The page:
If you want an analogy, consider the Cro-Magnon and Neanderthal men of the Stone Age. Theirs was a tough, pressurized existence, constantly having to protect themselves from lions, wolves and vultures. Their brains developed through a process of neural Darwinism, so that they could protect themselves better. Wild beasts would come to attack them; so too would the neighboring tribe. Then gradually their brains became more specialized, and they got to make weapons… guns, and then later atomic bombs. It’s something that can’t be helped, but the reason why humans are capable of wonderful things but do terrible things is because they lack an inclusive way of thinking. They can make better and better weapons, but they cannot fully grasp the significance of the way they use those weapons. So surely what we really need is a brain, or a philosophy, like Samuel Johnson’s – a way of thought that generalizes, that brings ideas together, that can encompass the whole picture. Johnson wrote the world’s first ever dictionary, and I think that kind of encyclopaedic, all-encompassing mode of thought is very important.

People like Yukawa Hideki and James Watt had a highly specialized mode of thought, and we need that too, but in the modern age we should think not only about utility but also about generality. At present we overemphasize utility. We no longer have lions coming at us, and there is no need to wave a gun around; therefore we no longer need our brains to develop in the direction of specialization. An end to war. This is the trend of what people call affordance.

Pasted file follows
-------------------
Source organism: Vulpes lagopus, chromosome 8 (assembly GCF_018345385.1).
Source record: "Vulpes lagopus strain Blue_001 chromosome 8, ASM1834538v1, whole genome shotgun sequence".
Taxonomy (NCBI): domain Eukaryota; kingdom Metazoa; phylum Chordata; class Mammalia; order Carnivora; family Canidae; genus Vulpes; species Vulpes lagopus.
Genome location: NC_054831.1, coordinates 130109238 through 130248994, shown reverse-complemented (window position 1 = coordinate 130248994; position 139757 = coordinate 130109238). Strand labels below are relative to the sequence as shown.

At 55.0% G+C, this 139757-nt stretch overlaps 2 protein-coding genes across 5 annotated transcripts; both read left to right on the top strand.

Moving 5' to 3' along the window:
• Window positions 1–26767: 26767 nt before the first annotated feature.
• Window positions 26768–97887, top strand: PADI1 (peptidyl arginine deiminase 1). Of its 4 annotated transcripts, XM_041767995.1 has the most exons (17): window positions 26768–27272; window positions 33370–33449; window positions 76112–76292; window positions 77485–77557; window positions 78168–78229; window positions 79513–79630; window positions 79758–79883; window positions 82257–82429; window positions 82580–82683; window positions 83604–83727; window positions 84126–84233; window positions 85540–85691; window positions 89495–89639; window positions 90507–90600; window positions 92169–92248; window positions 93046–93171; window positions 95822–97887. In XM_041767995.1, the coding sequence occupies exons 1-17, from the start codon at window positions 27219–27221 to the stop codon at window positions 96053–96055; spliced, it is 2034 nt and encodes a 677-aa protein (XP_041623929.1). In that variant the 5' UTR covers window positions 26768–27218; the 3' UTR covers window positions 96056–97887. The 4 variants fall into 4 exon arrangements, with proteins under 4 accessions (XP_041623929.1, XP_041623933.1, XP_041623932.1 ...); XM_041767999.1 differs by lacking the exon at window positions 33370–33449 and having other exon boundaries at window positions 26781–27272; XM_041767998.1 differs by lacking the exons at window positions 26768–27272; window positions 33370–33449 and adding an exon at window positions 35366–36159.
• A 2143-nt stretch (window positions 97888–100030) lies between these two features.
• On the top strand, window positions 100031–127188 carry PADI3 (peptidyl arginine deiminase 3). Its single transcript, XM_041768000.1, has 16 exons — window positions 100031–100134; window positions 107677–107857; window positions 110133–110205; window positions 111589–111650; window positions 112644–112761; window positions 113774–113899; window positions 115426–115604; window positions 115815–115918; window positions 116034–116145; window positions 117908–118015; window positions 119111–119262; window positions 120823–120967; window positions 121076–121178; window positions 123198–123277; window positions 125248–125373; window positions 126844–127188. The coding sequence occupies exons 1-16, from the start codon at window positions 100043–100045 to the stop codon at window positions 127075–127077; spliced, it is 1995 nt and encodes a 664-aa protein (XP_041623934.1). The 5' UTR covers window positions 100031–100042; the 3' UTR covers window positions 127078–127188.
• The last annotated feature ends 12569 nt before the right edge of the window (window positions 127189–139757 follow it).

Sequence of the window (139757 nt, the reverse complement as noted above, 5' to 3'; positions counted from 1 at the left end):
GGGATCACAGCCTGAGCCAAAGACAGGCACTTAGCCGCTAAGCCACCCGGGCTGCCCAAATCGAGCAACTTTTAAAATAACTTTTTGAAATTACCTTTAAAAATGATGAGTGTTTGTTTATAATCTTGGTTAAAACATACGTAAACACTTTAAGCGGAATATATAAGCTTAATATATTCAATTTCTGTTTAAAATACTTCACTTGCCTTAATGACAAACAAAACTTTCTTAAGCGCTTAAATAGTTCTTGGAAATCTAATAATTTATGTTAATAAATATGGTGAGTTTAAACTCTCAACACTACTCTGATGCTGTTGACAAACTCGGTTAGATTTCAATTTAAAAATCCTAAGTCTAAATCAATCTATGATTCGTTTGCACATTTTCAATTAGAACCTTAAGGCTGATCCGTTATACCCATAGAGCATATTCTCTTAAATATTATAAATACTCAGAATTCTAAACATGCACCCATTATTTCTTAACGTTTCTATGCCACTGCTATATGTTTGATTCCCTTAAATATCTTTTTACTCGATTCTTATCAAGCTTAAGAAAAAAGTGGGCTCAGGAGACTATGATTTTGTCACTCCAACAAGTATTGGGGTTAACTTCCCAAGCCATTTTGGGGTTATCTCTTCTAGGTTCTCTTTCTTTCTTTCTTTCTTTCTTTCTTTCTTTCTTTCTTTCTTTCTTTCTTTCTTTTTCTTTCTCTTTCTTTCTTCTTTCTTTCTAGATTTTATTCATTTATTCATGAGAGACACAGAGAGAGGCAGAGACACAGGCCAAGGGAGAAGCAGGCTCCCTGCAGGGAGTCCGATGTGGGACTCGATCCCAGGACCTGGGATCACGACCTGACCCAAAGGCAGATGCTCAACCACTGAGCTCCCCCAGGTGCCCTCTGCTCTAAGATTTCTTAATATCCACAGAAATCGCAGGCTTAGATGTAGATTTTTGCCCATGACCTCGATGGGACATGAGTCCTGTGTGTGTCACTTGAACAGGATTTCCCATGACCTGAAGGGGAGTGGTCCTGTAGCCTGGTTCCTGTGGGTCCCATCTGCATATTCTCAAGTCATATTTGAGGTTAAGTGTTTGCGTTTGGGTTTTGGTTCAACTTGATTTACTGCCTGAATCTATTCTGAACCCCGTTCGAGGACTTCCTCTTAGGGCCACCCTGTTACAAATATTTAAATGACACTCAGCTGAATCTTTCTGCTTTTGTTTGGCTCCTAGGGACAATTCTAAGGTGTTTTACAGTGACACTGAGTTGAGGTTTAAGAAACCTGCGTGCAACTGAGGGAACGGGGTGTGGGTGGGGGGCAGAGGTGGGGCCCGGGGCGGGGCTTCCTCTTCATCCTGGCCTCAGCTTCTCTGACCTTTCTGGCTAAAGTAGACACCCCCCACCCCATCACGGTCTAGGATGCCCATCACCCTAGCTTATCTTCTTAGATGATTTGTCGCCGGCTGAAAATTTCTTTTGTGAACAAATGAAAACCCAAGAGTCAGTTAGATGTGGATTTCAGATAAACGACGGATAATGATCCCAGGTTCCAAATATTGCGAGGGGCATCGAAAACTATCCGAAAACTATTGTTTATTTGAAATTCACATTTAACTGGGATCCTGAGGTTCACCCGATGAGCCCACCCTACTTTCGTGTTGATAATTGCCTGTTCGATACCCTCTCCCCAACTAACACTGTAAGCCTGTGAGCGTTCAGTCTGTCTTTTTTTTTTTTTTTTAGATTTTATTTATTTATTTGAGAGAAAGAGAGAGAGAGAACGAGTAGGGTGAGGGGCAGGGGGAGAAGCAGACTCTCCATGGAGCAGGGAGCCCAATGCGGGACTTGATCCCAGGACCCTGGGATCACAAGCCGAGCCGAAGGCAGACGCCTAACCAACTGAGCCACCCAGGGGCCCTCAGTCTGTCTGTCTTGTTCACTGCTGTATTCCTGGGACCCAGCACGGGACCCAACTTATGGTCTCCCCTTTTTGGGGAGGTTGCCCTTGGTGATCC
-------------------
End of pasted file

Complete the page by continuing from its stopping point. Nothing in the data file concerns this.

Yes, what we need is a Samuel Johnson type of generalized worldview. Biologists have to take an interest in Buddhism. Research chemists must also research Christianity. Marginal knowledge is called for. Superman’s knowledge is needed. Self-control is needed. But in the present era, the self-control that is called for gradually becomes inhuman. We mustn’t smoke. We mustn’t drink. We mustn’t drive, because of the environmental damage done by exhaust fumes. Self-responsibility gets heavier. That is “inhuman self-control.” We can no longer do as we please. The environment reflects human lifeways, bringing hurricanes, whirlwinds and global warming as its “counter-argument.” That is the response of the natural world. Nature affords human beings the opportunity to live. People have to respond to that affordance.

The End

Postscript: The Last Days of Nishikawa Kimitsu

On November 14, 2014, Kimitsu was obliged to leave his little room in Kotobuki and enter the dementia ward at a hospital in a semi-rural outskirt of Yokohama. I made a few visits, the last being on Sunday, April 12, the day of his 75th birthday. That he lived to see that day was in itself a remarkable fact, since Kimitsu lived almost entirely on alcohol for most of his adult life and never expected to live past sixty. What follows is a note from my first hospital visit.